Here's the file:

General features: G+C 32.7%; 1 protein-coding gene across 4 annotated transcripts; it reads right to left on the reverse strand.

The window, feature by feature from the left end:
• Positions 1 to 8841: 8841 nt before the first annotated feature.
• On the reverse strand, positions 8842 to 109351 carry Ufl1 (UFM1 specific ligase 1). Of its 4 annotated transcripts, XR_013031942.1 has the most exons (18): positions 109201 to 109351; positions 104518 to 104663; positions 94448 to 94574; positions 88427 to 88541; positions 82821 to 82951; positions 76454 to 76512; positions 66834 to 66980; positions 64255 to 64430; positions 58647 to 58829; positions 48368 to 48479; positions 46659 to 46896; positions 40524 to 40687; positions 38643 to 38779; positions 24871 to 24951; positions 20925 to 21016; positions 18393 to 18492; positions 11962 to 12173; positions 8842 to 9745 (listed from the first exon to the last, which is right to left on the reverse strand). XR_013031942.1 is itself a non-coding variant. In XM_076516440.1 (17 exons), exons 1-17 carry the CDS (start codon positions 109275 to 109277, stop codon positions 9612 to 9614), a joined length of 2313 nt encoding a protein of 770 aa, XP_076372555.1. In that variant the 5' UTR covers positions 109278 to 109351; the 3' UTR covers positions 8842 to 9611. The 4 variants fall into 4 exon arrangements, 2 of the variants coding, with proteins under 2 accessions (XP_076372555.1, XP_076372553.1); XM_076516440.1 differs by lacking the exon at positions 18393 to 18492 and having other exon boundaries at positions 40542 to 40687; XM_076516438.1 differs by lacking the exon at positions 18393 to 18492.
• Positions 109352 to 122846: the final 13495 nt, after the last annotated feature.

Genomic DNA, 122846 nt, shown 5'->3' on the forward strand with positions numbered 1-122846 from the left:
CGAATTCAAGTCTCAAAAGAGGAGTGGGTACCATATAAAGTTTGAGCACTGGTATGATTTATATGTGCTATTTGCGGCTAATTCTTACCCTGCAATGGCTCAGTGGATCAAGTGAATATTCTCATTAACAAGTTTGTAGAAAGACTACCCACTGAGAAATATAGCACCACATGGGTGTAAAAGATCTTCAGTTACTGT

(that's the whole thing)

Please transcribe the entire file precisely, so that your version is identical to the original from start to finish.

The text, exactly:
General features: G+C 32.7%; 1 protein-coding gene across 4 annotated transcripts; it reads right to left on the reverse strand.

The window, feature by feature from the left end:
• Positions 1 to 8841: 8841 nt before the first annotated feature.
• On the reverse strand, positions 8842 to 109351 carry Ufl1 (UFM1 specific ligase 1). Of its 4 annotated transcripts, XR_013031942.1 has the most exons (18): positions 109201 to 109351; positions 104518 to 104663; positions 94448 to 94574; positions 88427 to 88541; positions 82821 to 82951; positions 76454 to 76512; positions 66834 to 66980; positions 64255 to 64430; positions 58647 to 58829; positions 48368 to 48479; positions 46659 to 46896; positions 40524 to 40687; positions 38643 to 38779; positions 24871 to 24951; positions 20925 to 21016; positions 18393 to 18492; positions 11962 to 12173; positions 8842 to 9745 (listed from the first exon to the last, which is right to left on the reverse strand). XR_013031942.1 is itself a non-coding variant. In XM_076516440.1 (17 exons), exons 1-17 carry the CDS (start codon positions 109275 to 109277, stop codon positions 9612 to 9614), a joined length of 2313 nt encoding a protein of 770 aa, XP_076372555.1. In that variant the 5' UTR covers positions 109278 to 109351; the 3' UTR covers positions 8842 to 9611. The 4 variants fall into 4 exon arrangements, 2 of the variants coding, with proteins under 2 accessions (XP_076372555.1, XP_076372553.1); XM_076516440.1 differs by lacking the exon at positions 18393 to 18492 and having other exon boundaries at positions 40542 to 40687; XM_076516438.1 differs by lacking the exon at positions 18393 to 18492.
• Positions 109352 to 122846: the final 13495 nt, after the last annotated feature.

Genomic DNA, 122846 nt, shown 5'->3' on the forward strand with positions numbered 1-122846 from the left:
CGAATTCAAGTCTCAAAAGAGGAGTGGGTACCATATAAAGTTTGAGCACTGGTATGATTTATATGTGCTATTTGCGGCTAATTCTTACCCTGCAATGGCTCAGTGGATCAAGTGAATATTCTCATTAACAAGTTTGTAGAAAGACTACCCACTGAGAAATATAGCACCACATGGGTGTAAAAGATCTTCAGTTACTGT